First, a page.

North India

3 Jul

I wasnt that young so i do remember some of the places we went in a little detail. A small part of my heart still remains in Kashmir, the boat house and shikara peacefully floating on Dal Lake, the wonderful Kashmiri people who treated us like family, the sound of the azan one after another from the hundreds of different mosques, the cold climate during summer, picking fresh strawberries and berries from the trees and popping them into my mouth, the mountains with snow flowing from its pinnacle at Gulmarg, the good looking people (mostly men because i dont remember seeing many women, i think they were hiding out). Irony of it all, i was running a high fever and having terrible cold when we were there, which i guess was due to the acclimatisation since we travelled from the 40 degrees celciusNew Delhi.

Speaking ofNew Delhi, what comes to mind is how busy and dirty it was. The traffic was horrendous. The hotel we resided in was great, with its spectacular looking lobby and rooms overlooking gardens, a wide spread of buffet breakfast from continental to indian breakfast.

Lastly ofAgra, it is not the worst of the three cities but it just flowed this way. Its gorgeous, the Taj Mahal of course. We had to take a battery operated bus into the area and then walked through the large gates. The reason was to maintain the colour of the marble which the Taj is made of and is bringing it billions of revenue for the Indian government. We took 5 family photos in front of the Taj and paid for it because it was by this prof photographer. I guess today, we can just use our own camera. *suddenly reminded me of how close me and my brothers used to be* During that time, we only had a normal film camera so there wasnt opportunity to snapped at everything, i guess then the memory is only in parts.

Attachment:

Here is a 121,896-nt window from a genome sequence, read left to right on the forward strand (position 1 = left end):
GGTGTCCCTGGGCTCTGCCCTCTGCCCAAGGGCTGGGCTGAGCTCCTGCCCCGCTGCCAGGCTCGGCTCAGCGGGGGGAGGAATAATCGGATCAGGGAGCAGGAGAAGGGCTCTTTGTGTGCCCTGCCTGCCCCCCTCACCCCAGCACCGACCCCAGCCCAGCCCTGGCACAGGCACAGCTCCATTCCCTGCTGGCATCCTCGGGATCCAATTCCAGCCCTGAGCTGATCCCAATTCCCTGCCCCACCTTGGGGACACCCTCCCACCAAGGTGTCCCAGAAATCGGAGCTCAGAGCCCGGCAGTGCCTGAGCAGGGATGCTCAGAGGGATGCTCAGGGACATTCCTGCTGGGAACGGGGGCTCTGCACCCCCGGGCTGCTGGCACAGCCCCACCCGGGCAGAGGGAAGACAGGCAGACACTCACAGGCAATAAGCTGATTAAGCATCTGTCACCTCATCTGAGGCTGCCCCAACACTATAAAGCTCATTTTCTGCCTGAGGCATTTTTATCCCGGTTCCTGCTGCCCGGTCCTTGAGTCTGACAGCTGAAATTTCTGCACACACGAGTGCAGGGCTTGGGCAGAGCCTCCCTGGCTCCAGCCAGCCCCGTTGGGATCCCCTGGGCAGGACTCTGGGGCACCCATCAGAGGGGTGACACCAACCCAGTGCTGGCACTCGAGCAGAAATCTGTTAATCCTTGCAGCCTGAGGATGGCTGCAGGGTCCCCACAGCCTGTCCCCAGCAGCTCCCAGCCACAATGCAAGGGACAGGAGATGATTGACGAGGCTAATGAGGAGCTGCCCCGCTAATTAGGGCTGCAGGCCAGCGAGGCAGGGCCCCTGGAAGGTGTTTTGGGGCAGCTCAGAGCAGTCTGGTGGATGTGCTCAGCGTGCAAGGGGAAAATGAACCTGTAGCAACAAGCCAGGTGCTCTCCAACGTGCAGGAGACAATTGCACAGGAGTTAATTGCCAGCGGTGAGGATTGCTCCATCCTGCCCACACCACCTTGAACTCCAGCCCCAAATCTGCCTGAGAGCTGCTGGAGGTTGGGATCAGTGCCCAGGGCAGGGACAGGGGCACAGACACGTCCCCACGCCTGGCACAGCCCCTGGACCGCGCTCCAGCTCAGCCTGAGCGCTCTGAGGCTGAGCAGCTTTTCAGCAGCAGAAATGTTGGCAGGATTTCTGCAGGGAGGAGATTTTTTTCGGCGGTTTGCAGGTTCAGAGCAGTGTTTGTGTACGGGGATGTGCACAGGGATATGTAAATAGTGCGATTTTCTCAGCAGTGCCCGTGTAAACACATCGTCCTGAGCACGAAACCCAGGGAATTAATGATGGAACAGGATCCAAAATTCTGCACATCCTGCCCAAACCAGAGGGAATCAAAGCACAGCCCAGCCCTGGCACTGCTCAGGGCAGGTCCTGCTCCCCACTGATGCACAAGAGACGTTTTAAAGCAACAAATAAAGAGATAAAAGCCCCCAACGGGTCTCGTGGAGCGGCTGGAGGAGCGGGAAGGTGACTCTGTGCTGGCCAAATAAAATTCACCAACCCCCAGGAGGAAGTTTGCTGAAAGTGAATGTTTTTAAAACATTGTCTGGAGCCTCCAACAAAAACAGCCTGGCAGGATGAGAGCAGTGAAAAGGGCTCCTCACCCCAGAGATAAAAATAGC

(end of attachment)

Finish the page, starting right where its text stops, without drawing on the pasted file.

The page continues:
I remember having to remove our footwear or wrap it up with plastic bag. How cold the marble was when i my fingertips felt it. The intricate design and architecture, breathtakingly amazing. I think the most memorable part was our guide, with his dramatic tale of Shah Jahan and Mumtaz.

What struck me about the Taj Mahal was how huge it looked from outside but inside was so much smaller, dark, with a little square shaped area with a flight of stairs leading to the basement which was gated and locked because people would ‘pray’ there and cry and wail and do what such people do at such places. There were coins strewn around inside the gated area which is believed to be where Shah Jahan and his wife Mumtaz were buried.

From there, we walked to the Red Fort which was where Shah Jahan was imprisoned because of something that happened in the Mughal empire at that time, oh something about Shah Jahan wanting so spend a large sum of money to build a Taj Mahal made of black marble for himself and his son imprisoned him in the red fort from where he could still see Taj Mahal (see his mumtaz) from his room at the top.

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